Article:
Cush Jumbo, Rory Kinnear is the latest actor to make a playwrighting debut at the Bush. It's Andy's 21st birthday; severely mentally and physically disabled, he lives in a care home but as it's a special occasion his carer will be bringing him to his mother's house for a small party. Carol (Amanda Root) is a bag of nerves as she waits for her son to arrive, constantly on the phone to the carer or the care home manager she can't stand. When her daughter Claire (Louise Brealey) arrives she's also pretty distracted, as she'll be bringing boyfriend Mark (Adrian Bower) along to meet her family for the first time. Carol's parents are the only other expected guests at the party, but it wouldn't be a drama without an uninvited one, and that's Claire and Andy's estranged father Ian (Adrian Rawlins,) hoping to be allowed to see his son after five years' absence.
Kinnear is working from his own family's experience of caring for a severely handicapped relative in The Herd, and paints the very distinct pressures it puts on all the family members - and not just the most obviously affected Carol, whose whole life for the last two decades has revolved around waiting for the call to tell her her son's died.
The question was always going to be whether The Herd would have made it to the stage if its author didn't have theatrical connections. Given how impressive it turns out to be you'd have to hope it would have, although it might not have got quite as high-profile a creative team, with the NT's Russian classics specialist Howard Davies directing, and the cast also including Kenneth Cranham as genial grandfather Brian, whose age has added him to the family's disabled members. Meanwhile the ubiquitous Anna Calder-Marshall is his wife Patricia, a frequent show-stealer. Nobody does disdain quite like Calder-Marshall so the role of Patricia who is almost defined by it could (and who knows, might) have been written for her. Her own coping strategy for her family's difficulties has been to demand impossible standards of everyone outside of it, and she has a particularly fun exchange with Bower as performance poet Mark is interrogated by a woman for whom every answer he gives will inevitably be beneath contempt.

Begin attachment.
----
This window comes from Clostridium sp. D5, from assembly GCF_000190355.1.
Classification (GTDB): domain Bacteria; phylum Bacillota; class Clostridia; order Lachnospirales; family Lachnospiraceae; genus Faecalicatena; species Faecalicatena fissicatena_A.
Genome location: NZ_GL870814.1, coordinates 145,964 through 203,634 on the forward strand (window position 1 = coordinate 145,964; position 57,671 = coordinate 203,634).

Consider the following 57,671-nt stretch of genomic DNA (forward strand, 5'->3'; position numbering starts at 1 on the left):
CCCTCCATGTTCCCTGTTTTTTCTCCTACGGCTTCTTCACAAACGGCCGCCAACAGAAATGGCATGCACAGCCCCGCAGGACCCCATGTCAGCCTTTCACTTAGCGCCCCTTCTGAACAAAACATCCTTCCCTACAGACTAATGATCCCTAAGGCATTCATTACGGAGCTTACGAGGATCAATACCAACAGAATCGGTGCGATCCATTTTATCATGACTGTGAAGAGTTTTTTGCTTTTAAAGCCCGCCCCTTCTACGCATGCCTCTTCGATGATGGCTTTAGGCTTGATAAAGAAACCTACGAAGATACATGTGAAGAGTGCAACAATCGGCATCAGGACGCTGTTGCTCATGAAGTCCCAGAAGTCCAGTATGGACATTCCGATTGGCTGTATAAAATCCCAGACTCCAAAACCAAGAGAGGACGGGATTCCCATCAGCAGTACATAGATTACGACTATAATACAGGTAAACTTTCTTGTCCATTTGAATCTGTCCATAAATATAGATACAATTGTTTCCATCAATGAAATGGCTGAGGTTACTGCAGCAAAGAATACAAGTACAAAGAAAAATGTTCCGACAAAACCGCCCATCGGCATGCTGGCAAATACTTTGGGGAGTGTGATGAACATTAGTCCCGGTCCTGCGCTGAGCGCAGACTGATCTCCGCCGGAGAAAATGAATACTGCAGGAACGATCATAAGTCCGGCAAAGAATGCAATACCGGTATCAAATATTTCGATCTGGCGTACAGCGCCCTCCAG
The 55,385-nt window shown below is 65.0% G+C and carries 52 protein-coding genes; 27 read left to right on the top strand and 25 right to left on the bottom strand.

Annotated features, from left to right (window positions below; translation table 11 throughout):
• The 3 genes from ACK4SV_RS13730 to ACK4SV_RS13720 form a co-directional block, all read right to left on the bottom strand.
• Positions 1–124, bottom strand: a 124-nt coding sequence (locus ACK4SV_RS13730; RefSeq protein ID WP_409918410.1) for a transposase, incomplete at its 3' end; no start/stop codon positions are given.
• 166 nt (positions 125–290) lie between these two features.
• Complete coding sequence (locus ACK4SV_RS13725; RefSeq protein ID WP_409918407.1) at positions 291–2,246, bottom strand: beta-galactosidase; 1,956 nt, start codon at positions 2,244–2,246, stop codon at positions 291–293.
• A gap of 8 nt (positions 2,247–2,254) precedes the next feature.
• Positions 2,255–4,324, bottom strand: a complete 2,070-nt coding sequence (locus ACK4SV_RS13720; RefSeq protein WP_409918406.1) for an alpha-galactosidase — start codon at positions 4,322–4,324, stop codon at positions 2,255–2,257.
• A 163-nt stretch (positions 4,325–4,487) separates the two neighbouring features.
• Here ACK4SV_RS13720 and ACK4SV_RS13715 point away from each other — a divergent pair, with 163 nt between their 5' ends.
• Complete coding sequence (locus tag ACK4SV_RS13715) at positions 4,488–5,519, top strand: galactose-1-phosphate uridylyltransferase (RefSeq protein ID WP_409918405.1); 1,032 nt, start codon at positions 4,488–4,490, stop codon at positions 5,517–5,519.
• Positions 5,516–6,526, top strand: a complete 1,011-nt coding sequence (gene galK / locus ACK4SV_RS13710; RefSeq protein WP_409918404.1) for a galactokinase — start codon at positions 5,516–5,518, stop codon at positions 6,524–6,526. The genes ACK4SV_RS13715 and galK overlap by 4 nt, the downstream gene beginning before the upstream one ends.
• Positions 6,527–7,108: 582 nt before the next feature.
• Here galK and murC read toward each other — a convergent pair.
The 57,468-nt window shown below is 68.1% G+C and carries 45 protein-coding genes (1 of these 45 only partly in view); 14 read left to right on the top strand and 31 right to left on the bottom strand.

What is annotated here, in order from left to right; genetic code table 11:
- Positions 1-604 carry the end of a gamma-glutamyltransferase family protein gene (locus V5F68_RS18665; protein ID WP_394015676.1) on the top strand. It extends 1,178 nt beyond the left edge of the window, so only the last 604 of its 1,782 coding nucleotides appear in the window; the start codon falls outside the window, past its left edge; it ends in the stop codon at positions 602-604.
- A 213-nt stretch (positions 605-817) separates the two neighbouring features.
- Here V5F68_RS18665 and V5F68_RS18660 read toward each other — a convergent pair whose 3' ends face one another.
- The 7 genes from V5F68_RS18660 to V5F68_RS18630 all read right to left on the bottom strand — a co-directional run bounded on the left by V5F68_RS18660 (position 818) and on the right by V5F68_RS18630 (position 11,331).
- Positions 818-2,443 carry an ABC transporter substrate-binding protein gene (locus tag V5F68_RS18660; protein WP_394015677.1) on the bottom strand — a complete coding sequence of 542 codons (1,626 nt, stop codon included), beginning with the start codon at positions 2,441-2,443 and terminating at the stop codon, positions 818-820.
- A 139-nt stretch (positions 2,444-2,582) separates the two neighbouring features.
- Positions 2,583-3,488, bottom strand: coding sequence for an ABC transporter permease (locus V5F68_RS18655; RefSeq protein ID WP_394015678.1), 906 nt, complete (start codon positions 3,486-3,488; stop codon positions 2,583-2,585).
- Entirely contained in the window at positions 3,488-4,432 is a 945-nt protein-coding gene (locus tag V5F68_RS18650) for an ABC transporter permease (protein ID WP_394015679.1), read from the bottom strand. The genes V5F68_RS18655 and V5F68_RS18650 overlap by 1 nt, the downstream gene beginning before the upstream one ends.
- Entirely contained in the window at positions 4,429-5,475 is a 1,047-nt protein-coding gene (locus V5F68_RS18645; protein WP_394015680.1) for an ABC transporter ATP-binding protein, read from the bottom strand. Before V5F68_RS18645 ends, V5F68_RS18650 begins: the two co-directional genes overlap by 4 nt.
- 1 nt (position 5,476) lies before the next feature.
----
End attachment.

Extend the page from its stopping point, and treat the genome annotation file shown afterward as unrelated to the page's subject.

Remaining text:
Kinnear turns out to have an ear for comic dialogue which despite the serious subject matter underpinning the play becomes its prevalent tone. For the most part the comedy and drama are balanced well, although the unexpected, tense reunion with Ian makes for a middle section that's far too consistently shouty - Brealey in particular seems to do little else but shriek "get out!" at Rawlins every time she comes on stage. The play's dénouement is also easy to guess, but for the most part it's an accomplished debut.
On a lovely traverse design from Helen Goddard that takes over the whole of the Bush to drop the audience right into the family home, Root's intensity leads a committed cast who collectively make the unseen Andy come to life, and demonstrate the extent to which he's come to define these people's lives - to the point where Patricia's often brutal approach to her grandson's life makes sense. It's left to Brian though, for most of the play a quietly likeable background presence, to pull the story's message together in a barnstorming final few scenes from Cranham.
The Herd by Rory Kinnear is booking until the 26th of October at the Bush Theatre.
Running time: 1 hour 55 minutes straight through.